An exclusive project report on Air Pollution. This project report will help you to learn about: 1. Meaning of Air Pollution 2. Sources of Air Pollution 3. Causes 4. Major Air Pollutants that Affects Environment 5. Prevention 6. Objectives of Air Pollution Control Devices 7. Case Studies.

  • Project Report on the Case Studies of Air Pollution

Project Report # 1. Meaning of Air Pollution:

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The main components of the atmosphere are — oxygen (O 2 ) to breath, carbon dioxide (CO 2 ) for photosynthesis, nitrogen (N 2 ) for forming products as ferti­lizers for plants and making the air inert and ozone (O 3 )-layer against sun rays. Any imbalance in quality of air so as to cause adverse effects on the living organisms is called air pollution.

Air pollution may also be defined as the presence of contaminants which are injurious to human beings, plants and animals (aquatic or terrestrial).

The natural air contains trace amounts (about 1 ppm) of gases like methane (CH 4 ), ammonia (NH 3 ), sulphur dioxide (SO 2 ), hydrogen sulphide (H 2 S), carbon mono-oxide (CO), hydrogen (H 2 ), argon (< 1 ppm) and variable amounts of dust particles.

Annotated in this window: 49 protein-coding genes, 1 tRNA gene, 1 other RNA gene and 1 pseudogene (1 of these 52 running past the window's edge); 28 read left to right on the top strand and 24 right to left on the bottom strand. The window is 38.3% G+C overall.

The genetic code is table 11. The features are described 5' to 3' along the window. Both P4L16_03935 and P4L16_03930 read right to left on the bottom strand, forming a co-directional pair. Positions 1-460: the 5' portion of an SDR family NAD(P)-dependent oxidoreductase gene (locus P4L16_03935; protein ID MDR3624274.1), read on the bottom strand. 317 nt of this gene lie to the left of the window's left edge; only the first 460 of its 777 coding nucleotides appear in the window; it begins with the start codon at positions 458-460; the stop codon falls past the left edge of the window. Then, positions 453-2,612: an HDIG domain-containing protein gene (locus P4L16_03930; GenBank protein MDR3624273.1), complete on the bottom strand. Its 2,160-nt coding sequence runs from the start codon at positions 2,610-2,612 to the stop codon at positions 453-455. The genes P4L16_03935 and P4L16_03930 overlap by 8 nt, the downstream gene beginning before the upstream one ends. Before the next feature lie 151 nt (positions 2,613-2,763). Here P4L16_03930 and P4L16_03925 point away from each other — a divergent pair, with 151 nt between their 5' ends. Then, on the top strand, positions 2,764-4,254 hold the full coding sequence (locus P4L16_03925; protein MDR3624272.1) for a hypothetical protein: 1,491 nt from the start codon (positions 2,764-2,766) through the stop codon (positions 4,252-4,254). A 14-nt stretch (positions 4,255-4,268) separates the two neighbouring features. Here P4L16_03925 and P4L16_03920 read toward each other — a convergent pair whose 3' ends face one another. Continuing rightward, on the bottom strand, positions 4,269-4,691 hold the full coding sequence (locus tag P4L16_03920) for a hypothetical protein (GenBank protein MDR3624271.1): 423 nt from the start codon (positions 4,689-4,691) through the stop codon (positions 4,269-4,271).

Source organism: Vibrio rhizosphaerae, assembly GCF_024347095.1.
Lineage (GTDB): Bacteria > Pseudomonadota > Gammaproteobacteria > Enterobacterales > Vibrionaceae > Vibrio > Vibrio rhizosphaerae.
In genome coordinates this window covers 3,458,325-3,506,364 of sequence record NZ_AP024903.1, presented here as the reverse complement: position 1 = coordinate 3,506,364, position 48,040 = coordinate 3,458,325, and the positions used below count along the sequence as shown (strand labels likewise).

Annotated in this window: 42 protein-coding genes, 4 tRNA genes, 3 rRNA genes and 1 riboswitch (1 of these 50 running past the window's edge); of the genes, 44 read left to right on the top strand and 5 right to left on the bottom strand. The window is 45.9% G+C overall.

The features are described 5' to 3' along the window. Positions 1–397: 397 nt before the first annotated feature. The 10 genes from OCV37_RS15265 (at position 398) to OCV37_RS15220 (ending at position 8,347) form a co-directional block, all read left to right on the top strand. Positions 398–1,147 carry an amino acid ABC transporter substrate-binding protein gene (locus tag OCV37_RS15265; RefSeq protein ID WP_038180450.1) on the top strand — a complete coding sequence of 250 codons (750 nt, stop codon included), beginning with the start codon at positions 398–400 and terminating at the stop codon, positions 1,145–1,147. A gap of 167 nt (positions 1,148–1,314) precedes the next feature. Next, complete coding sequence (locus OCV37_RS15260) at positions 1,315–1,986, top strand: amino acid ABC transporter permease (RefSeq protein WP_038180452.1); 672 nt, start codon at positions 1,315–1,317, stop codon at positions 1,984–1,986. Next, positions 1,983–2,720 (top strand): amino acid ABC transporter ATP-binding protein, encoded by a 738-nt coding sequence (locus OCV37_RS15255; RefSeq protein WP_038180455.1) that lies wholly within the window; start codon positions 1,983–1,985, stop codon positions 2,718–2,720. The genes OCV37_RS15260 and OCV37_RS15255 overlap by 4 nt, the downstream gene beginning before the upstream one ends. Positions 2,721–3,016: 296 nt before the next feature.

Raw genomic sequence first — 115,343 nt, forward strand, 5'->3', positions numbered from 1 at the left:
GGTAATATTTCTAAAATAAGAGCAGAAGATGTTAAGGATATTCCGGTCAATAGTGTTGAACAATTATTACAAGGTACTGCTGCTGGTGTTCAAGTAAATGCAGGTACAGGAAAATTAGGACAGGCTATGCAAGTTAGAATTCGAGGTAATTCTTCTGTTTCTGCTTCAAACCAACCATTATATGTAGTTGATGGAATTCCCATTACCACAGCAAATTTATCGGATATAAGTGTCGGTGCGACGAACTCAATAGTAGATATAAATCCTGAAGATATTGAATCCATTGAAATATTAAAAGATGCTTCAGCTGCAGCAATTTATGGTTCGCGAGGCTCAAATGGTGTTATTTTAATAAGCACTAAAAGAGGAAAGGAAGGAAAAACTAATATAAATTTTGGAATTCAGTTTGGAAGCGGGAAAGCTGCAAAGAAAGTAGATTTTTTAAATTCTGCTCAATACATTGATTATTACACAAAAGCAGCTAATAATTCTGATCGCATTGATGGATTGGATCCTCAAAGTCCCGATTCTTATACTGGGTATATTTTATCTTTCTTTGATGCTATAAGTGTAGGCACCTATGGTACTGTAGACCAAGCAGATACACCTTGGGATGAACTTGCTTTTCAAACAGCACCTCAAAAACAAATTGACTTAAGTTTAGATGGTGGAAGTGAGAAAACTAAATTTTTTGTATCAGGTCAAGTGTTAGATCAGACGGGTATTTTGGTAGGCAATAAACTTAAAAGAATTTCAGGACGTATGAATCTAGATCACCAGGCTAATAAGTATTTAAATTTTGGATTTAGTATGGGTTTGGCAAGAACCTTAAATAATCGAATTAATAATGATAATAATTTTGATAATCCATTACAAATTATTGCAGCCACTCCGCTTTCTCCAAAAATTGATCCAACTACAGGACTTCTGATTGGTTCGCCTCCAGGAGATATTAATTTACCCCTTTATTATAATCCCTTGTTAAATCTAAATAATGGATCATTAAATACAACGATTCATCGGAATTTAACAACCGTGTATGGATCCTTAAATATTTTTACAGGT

The composition of pure and respiratory air is given in Tables 1 and 2:

So it is clear from the tables that chemical substances occur around us. They are fundamental parts of air, earth and oceans. The author is of the view that under very specific conditions, the combination of these chemical substances gave birth to creatures (male and female). The first to take birth was perhaps female ant, followed by birds and animals. Later on special species of animals changed into men and women.

Air pollution is a release into the atmosphere of any substances, e.g., chemicals or airborne particles, which are harmful both to the human and animal health as well as the health of the wider environment.

Atmospheric pollution occurs because the release of air pollutants takes place at a rate much faster than they can be accommodated by the environment or removed from the atmosphere without causing serious harm.